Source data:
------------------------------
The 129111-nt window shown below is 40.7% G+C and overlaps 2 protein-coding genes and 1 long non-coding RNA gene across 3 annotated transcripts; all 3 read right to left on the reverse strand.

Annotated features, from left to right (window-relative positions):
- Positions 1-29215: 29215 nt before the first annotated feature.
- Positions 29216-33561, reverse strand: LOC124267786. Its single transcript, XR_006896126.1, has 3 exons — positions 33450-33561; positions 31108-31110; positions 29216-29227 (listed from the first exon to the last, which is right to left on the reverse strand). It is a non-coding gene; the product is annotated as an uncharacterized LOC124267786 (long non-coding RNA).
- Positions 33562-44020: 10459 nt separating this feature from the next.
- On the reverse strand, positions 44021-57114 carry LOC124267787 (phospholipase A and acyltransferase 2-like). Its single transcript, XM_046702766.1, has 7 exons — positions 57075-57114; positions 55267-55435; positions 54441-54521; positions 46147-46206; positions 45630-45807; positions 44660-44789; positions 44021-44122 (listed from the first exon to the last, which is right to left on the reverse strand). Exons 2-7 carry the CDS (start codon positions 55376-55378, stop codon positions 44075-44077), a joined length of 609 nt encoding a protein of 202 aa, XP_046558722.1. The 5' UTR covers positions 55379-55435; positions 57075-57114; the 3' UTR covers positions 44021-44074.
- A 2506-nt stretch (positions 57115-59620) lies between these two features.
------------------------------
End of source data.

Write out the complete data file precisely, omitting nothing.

The 129111-nt window shown below is 40.7% G+C and overlaps 2 protein-coding genes and 1 long non-coding RNA gene across 3 annotated transcripts; all 3 read right to left on the reverse strand.

Annotated features, from left to right (window-relative positions):
- Positions 1-29215: 29215 nt before the first annotated feature.
- Positions 29216-33561, reverse strand: LOC124267786. Its single transcript, XR_006896126.1, has 3 exons — positions 33450-33561; positions 31108-31110; positions 29216-29227 (listed from the first exon to the last, which is right to left on the reverse strand). It is a non-coding gene; the product is annotated as an uncharacterized LOC124267786 (long non-coding RNA).
- Positions 33562-44020: 10459 nt separating this feature from the next.
- On the reverse strand, positions 44021-57114 carry LOC124267787 (phospholipase A and acyltransferase 2-like). Its single transcript, XM_046702766.1, has 7 exons — positions 57075-57114; positions 55267-55435; positions 54441-54521; positions 46147-46206; positions 45630-45807; positions 44660-44789; positions 44021-44122 (listed from the first exon to the last, which is right to left on the reverse strand). Exons 2-7 carry the CDS (start codon positions 55376-55378, stop codon positions 44075-44077), a joined length of 609 nt encoding a protein of 202 aa, XP_046558722.1. The 5' UTR covers positions 55379-55435; positions 57075-57114; the 3' UTR covers positions 44021-44074.
- A 2506-nt stretch (positions 57115-59620) lies between these two features.